- 8

- 0

- Summary
- How do i solve this ODE?

When reading through Shankar's Principles of Quantum Mechanics, I came across this ODE

[tex]\psi''-y^2\psi=0[/tex]

solved in the limit where y tends to infinity.

I have tried separating variables and attempted to use an integrating factor to solve this in the general case before taking the limit, but they didn't work.

I also tried to guess a solution of the form [itex]e^{f(y)}[/itex], and it quickly became clear that [tex]f(y)=\frac{y^2}{2}[/tex], but it feels like my guess is unmotivated and i didn't get the [itex]y^m[/itex] term since i didn't guess it would be there.

Is there any general method for this kind of ODE?

[tex]\psi''-y^2\psi=0[/tex]

solved in the limit where y tends to infinity.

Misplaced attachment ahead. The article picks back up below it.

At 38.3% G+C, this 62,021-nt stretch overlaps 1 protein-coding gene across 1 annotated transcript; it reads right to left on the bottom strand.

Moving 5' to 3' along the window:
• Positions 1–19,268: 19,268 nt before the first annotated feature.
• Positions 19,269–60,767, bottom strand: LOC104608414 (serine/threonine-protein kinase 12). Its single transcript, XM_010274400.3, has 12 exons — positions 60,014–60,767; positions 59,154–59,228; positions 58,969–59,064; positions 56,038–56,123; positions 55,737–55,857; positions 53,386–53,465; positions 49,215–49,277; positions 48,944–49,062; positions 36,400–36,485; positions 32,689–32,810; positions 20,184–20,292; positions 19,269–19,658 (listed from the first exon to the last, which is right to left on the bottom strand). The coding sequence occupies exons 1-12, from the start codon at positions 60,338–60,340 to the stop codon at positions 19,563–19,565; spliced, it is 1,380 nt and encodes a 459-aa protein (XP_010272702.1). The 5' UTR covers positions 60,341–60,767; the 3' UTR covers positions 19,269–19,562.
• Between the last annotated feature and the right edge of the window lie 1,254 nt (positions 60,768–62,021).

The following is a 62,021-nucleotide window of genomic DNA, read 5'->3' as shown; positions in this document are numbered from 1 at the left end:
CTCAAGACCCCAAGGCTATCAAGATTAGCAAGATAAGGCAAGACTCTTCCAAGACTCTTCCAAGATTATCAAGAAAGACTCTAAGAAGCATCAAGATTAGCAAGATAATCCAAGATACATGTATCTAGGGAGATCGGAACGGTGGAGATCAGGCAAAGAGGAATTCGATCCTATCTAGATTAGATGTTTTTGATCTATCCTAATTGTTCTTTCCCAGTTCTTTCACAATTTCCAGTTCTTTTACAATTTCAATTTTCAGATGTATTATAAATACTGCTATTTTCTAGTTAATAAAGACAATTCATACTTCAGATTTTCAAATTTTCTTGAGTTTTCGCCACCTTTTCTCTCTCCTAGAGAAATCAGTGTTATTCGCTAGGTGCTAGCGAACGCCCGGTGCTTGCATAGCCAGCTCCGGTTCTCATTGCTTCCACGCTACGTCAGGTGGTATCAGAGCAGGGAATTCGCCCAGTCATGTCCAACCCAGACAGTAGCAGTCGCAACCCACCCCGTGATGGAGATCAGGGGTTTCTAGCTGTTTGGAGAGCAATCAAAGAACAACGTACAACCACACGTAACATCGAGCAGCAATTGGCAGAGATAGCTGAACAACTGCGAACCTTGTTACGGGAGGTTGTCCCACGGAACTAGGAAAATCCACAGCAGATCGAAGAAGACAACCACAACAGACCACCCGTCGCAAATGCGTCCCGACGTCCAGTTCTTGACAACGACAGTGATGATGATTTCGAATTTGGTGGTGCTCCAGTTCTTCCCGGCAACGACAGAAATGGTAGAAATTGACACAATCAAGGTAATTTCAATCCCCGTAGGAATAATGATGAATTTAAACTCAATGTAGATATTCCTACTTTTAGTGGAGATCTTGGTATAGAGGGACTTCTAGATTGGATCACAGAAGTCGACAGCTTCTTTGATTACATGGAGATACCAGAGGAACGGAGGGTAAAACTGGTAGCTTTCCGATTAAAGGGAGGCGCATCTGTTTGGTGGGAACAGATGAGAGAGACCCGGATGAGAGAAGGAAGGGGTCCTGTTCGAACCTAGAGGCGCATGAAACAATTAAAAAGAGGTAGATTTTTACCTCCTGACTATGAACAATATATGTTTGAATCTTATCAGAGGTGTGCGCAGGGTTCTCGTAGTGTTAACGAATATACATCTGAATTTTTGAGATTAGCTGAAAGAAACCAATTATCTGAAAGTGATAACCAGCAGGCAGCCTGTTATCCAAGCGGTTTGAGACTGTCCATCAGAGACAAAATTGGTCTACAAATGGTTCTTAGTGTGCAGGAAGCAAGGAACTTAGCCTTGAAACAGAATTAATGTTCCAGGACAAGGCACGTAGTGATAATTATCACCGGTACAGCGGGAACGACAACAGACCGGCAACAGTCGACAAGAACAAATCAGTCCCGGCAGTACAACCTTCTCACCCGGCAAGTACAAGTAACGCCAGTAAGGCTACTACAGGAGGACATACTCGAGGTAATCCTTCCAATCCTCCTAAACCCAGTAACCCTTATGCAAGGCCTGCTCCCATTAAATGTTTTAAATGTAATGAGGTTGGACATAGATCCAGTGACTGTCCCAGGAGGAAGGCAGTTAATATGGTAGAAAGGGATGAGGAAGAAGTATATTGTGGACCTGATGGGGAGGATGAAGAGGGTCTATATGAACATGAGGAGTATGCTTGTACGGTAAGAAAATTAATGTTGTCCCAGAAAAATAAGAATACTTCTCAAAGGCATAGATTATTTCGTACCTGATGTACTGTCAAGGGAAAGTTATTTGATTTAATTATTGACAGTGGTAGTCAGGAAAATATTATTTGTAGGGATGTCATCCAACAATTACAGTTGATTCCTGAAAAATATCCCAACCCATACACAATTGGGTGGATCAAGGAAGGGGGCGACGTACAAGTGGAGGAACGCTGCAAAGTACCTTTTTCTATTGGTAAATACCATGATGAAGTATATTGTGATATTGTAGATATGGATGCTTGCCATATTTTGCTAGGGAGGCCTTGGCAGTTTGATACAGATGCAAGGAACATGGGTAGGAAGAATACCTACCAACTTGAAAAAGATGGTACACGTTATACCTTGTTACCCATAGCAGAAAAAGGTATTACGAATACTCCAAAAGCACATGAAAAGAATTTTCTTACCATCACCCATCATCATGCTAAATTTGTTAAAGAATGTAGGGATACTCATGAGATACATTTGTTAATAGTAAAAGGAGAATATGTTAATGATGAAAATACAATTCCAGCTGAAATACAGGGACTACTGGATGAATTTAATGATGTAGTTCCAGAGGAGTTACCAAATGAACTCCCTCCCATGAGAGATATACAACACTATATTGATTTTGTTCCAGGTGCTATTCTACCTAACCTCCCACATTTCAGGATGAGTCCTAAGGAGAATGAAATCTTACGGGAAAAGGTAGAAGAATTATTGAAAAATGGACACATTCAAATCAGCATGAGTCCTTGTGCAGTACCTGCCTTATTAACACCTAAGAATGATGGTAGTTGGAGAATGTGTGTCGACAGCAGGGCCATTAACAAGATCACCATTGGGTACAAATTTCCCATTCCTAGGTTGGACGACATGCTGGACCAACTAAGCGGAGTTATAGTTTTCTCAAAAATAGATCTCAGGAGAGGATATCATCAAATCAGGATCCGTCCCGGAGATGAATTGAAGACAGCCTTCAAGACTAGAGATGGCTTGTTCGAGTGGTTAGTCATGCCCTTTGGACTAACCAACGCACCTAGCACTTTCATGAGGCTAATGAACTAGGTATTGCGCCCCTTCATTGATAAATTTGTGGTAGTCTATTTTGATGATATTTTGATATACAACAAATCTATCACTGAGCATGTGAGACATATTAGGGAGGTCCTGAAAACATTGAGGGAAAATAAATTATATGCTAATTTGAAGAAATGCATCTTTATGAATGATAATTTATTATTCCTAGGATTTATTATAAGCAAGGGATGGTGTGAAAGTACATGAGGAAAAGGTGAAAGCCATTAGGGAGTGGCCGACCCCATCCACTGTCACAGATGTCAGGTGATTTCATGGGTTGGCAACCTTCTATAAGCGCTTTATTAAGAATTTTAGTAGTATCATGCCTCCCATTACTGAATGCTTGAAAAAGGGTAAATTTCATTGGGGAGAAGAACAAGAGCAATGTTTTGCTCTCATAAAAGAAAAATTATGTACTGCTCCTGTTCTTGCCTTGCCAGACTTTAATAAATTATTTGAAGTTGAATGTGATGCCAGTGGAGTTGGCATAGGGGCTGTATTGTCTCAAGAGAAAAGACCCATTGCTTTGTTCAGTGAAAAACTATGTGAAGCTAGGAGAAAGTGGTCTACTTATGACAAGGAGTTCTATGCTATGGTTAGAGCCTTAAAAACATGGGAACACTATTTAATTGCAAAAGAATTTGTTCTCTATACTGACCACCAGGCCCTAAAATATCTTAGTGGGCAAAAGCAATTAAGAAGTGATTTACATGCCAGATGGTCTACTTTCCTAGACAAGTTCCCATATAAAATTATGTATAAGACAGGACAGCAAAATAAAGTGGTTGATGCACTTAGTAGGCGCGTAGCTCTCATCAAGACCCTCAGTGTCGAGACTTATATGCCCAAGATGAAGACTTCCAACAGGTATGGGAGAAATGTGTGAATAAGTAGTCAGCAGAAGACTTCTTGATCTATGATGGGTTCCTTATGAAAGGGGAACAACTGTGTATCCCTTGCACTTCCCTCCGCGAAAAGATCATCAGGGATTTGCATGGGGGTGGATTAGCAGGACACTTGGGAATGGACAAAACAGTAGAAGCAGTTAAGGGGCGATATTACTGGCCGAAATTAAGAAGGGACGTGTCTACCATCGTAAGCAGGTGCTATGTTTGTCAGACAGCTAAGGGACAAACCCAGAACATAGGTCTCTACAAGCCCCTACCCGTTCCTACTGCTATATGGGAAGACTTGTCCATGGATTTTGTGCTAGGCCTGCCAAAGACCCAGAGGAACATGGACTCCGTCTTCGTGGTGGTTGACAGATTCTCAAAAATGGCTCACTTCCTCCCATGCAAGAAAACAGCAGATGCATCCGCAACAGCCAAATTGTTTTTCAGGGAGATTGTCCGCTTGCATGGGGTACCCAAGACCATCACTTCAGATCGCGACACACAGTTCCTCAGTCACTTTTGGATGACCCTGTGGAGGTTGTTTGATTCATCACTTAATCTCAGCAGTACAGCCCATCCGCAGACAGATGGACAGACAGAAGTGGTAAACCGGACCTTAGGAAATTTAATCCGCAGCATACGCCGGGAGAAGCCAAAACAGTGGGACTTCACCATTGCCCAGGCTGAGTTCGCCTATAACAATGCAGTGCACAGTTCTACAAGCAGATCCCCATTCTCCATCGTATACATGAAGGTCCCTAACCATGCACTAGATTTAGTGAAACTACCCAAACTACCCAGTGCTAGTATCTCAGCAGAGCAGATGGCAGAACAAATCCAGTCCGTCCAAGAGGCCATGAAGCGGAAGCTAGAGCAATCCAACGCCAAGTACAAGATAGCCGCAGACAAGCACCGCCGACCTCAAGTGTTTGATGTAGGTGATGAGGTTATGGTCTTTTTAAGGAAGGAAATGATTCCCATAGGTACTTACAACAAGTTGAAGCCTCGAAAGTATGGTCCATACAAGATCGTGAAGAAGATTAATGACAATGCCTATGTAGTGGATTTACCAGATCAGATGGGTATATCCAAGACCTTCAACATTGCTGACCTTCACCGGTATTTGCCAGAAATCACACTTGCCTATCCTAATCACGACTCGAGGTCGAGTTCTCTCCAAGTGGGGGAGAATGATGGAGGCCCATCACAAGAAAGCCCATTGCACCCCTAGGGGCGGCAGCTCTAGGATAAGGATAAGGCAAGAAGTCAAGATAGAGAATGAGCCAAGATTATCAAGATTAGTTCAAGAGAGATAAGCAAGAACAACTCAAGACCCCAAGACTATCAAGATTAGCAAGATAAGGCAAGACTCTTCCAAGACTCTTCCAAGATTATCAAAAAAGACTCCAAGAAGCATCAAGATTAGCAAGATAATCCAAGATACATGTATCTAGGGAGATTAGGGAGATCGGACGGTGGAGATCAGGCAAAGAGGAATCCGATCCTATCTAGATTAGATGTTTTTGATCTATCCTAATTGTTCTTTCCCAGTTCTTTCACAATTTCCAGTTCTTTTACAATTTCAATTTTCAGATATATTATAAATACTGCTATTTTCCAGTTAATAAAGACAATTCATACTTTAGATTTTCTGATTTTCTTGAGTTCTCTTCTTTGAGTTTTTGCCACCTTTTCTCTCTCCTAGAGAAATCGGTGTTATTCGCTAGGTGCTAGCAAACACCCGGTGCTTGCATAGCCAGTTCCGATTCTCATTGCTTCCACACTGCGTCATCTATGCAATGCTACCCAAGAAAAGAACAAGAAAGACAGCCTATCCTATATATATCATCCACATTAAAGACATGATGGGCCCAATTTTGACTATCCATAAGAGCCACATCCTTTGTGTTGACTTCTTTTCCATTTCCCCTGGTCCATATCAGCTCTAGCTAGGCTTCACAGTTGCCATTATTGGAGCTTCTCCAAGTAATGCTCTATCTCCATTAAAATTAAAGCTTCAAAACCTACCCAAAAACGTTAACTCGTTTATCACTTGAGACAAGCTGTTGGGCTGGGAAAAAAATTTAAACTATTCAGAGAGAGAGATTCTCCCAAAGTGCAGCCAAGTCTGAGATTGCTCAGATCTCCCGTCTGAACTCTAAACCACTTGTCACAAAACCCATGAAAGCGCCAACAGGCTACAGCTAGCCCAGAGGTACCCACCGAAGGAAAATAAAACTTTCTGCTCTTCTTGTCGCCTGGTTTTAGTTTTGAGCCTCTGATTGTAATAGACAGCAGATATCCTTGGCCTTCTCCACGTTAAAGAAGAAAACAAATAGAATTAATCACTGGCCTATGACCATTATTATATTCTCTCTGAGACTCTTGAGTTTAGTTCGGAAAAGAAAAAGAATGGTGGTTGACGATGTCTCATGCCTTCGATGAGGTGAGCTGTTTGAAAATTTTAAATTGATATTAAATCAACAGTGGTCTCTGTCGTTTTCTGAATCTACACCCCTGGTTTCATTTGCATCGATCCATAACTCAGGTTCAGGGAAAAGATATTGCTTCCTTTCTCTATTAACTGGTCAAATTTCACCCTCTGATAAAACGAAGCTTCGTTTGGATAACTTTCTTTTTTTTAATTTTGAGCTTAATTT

I have tried separating variables and attempted to use an integrating factor to solve this in the general case before taking the limit, but they didn't work.

I also tried to guess a solution of the form [itex]e^{f(y)}[/itex], and it quickly became clear that [tex]f(y)=\frac{y^2}{2}[/tex], but it feels like my guess is unmotivated and i didn't get the [itex]y^m[/itex] term since i didn't guess it would be there.

Is there any general method for this kind of ODE?